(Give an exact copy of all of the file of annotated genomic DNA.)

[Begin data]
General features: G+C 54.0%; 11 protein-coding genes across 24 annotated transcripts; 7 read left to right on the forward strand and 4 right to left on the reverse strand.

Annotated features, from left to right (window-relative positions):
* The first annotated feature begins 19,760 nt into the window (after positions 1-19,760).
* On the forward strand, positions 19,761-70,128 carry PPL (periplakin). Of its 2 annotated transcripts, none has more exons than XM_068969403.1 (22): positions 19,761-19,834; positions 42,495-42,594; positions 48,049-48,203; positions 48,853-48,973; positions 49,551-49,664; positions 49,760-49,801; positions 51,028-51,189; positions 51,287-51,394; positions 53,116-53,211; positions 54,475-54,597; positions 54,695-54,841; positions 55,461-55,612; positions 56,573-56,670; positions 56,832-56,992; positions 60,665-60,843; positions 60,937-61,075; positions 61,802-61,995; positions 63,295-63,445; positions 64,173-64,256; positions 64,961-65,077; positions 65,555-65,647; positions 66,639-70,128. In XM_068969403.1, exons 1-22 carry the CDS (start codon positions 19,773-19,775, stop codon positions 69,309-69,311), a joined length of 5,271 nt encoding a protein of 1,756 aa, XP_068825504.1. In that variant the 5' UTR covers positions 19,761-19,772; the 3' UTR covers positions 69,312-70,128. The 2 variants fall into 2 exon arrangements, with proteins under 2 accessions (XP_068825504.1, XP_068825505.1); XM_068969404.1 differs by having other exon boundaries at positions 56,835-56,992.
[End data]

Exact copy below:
General features: G+C 54.0%; 11 protein-coding genes across 24 annotated transcripts; 7 read left to right on the forward strand and 4 right to left on the reverse strand.

Annotated features, from left to right (window-relative positions):
* The first annotated feature begins 19,760 nt into the window (after positions 1-19,760).
* On the forward strand, positions 19,761-70,128 carry PPL (periplakin). Of its 2 annotated transcripts, none has more exons than XM_068969403.1 (22): positions 19,761-19,834; positions 42,495-42,594; positions 48,049-48,203; positions 48,853-48,973; positions 49,551-49,664; positions 49,760-49,801; positions 51,028-51,189; positions 51,287-51,394; positions 53,116-53,211; positions 54,475-54,597; positions 54,695-54,841; positions 55,461-55,612; positions 56,573-56,670; positions 56,832-56,992; positions 60,665-60,843; positions 60,937-61,075; positions 61,802-61,995; positions 63,295-63,445; positions 64,173-64,256; positions 64,961-65,077; positions 65,555-65,647; positions 66,639-70,128. In XM_068969403.1, exons 1-22 carry the CDS (start codon positions 19,773-19,775, stop codon positions 69,309-69,311), a joined length of 5,271 nt encoding a protein of 1,756 aa, XP_068825504.1. In that variant the 5' UTR covers positions 19,761-19,772; the 3' UTR covers positions 69,312-70,128. The 2 variants fall into 2 exon arrangements, with proteins under 2 accessions (XP_068825504.1, XP_068825505.1); XM_068969404.1 differs by having other exon boundaries at positions 56,835-56,992.